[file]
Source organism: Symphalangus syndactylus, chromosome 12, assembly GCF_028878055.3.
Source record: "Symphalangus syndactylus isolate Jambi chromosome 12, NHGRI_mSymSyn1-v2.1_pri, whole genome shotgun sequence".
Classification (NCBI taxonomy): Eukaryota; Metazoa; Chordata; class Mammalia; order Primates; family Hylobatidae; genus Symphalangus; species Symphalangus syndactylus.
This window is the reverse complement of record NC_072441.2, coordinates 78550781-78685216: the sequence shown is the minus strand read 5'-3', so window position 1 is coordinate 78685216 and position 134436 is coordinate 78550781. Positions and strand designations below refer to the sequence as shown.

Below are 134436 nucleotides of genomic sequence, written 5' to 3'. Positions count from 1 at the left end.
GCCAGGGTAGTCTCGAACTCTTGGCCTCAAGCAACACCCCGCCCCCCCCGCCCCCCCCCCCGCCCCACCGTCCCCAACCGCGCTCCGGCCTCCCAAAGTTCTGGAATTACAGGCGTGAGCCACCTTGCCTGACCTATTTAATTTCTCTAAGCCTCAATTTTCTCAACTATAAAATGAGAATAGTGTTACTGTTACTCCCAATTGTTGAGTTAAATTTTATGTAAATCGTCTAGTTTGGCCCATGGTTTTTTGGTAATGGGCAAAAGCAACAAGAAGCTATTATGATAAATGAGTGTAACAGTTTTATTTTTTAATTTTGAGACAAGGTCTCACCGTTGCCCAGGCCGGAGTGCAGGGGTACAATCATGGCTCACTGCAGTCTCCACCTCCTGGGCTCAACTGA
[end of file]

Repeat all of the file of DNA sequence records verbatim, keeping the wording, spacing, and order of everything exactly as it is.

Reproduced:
Source organism: Symphalangus syndactylus, chromosome 12, assembly GCF_028878055.3.
Source record: "Symphalangus syndactylus isolate Jambi chromosome 12, NHGRI_mSymSyn1-v2.1_pri, whole genome shotgun sequence".
Classification (NCBI taxonomy): Eukaryota; Metazoa; Chordata; class Mammalia; order Primates; family Hylobatidae; genus Symphalangus; species Symphalangus syndactylus.
This window is the reverse complement of record NC_072441.2, coordinates 78550781-78685216: the sequence shown is the minus strand read 5'-3', so window position 1 is coordinate 78685216 and position 134436 is coordinate 78550781. Positions and strand designations below refer to the sequence as shown.

Below are 134436 nucleotides of genomic sequence, written 5' to 3'. Positions count from 1 at the left end.
GCCAGGGTAGTCTCGAACTCTTGGCCTCAAGCAACACCCCGCCCCCCCCGCCCCCCCCCCCGCCCCACCGTCCCCAACCGCGCTCCGGCCTCCCAAAGTTCTGGAATTACAGGCGTGAGCCACCTTGCCTGACCTATTTAATTTCTCTAAGCCTCAATTTTCTCAACTATAAAATGAGAATAGTGTTACTGTTACTCCCAATTGTTGAGTTAAATTTTATGTAAATCGTCTAGTTTGGCCCATGGTTTTTTGGTAATGGGCAAAAGCAACAAGAAGCTATTATGATAAATGAGTGTAACAGTTTTATTTTTTAATTTTGAGACAAGGTCTCACCGTTGCCCAGGCCGGAGTGCAGGGGTACAATCATGGCTCACTGCAGTCTCCACCTCCTGGGCTCAACTGA